ConveyancingInformativeReal Estate

Choosing between a lawyer and a conveyancer

By April 4, 2017 No Comments

When buying or selling a property, you will probably need to hire professional assistance to handle the conveyancing process. While you have the right to do the conveyancing process, if you do not have experience in this area, things could become quite tricky.

In Queensland and the ACT, all paid conveyancing work must be done by a law firm. However, in Australia’s other states and territories, this work is engaged in by licensed conveyancers as well as by law firms.

As such, most people will have to choose whether they employ a licensed conveyancer or a lawyer to help with the conveyancing of property. So what’s the difference?

Expertise and services

A licensed conveyancer is a professional who is licensed to conduct part of the legal work associated with the transaction of real estate. Conveyancers can prepare the relevant documents and offer advice within the scope of conveyancing laws. However, as they are not qualified lawyers, their tasks in relation to this area cannot legally extend past this rather limited degree of advice.

Comparatively, lawyers who specialise in conveyancing are able to conduct the conveyancing work undertaken by their conveyancer counterparts while also being capable of engaging in any additional legal work that may be required during the real estate transaction. This legal expertise will also increase the likelihood of any particular issues in the transaction process being identified and dealt with at an earlier date. As such, a lawyer has a far greater prospect of facilitating a more efficient, hassle-free and smooth transaction of real estate.

Indeed, it is widely accepted, including by licensed conveyancers, that should a client encounter legal issues during the conveyancing process, qualified lawyers are the best port of call for representation and advice.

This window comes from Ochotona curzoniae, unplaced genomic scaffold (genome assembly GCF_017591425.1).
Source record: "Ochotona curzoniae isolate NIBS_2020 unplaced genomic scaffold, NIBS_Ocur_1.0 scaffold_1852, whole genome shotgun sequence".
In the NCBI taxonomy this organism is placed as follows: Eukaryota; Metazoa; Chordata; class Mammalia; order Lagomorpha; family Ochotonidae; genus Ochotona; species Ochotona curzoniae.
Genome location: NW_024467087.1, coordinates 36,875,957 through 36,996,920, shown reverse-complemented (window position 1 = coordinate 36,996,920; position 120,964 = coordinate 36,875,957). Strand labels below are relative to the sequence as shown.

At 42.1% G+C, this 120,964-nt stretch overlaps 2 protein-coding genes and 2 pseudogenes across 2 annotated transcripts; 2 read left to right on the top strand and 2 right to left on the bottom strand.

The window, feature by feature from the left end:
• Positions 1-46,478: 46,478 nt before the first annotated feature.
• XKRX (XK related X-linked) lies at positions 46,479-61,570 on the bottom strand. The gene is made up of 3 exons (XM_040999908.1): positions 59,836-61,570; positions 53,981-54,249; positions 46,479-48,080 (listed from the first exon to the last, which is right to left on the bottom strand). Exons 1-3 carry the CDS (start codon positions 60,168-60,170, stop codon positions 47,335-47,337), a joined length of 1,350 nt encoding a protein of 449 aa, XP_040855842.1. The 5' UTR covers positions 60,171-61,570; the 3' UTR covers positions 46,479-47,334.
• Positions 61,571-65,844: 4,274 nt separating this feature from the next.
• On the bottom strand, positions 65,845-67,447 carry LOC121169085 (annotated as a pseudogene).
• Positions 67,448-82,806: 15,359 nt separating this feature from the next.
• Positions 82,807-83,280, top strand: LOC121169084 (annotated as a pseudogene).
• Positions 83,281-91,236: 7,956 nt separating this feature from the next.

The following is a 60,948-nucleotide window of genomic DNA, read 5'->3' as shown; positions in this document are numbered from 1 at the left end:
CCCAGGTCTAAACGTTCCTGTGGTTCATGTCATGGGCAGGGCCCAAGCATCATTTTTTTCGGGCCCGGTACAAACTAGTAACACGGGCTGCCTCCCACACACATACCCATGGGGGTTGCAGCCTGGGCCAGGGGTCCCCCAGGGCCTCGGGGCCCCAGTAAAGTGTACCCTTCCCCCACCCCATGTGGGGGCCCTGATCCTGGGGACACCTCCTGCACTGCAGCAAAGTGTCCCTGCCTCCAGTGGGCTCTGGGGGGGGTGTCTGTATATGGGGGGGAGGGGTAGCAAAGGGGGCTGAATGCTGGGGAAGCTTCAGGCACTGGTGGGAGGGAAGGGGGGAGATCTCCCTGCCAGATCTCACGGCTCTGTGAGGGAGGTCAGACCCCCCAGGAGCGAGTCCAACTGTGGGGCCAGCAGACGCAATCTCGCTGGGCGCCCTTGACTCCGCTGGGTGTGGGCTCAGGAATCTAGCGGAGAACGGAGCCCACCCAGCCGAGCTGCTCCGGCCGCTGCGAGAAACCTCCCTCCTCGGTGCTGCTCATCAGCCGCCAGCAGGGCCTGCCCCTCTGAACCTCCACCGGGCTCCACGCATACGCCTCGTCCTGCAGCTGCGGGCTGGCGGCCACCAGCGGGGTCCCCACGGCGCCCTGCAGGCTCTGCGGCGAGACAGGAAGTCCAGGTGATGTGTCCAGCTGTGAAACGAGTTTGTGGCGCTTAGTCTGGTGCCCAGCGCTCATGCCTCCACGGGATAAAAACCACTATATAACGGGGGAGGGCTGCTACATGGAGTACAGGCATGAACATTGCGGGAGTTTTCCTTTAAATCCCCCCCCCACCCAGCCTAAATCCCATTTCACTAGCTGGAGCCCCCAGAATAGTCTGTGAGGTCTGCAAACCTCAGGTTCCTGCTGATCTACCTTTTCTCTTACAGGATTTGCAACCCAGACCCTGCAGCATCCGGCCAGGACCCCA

Costs

As licensed conveyancers are unable to offer the same level of expertise and services to clients as qualified lawyers, lower fees are offered to create competition with legal practitioners. Indeed, Victoria’s Conveyancers Act 2006 outlines that the main reason for the introduction of licensed conveyancers was the prospect of reduced conveyancing costs through competitive pricing. However, as such professionals cannot engage in matters beyond ‘conveyancing work’, these perceived savings will often be lost as conveyancers charge clients after referring them to a legal practitioner to handle more complex matters.

Professional indemnity insurance

Professional indemnity insurance (PI insurance) covers professionals for carelessness or negligence in the course of performing their professional tasks.

Licensed conveyancers, consistently with their legal parameters, are only insured for ‘conveyancing work’. By comparison, lawyers are covered under PI insurance for everything they do on their client’s behalf.

In summary, it’s most wise to seek out the services of a legal practitioner to conduct the conveyancing process when you are buying or selling real estate, as their benefits are wide-ranging, particularly as their expertise gives them a much larger capacity to identify and solve any legal issues.

Titlexchange is a nationally licensed law firm with registered solicitors in all of the main states of Australia. If you haven’t done so already take a look at our various conveyancing packages. They are fixed-cost prices that include our legal fees, disbursements (such as title searches and certificates) and additional services like contract reviews (where applicable). Speak to us today.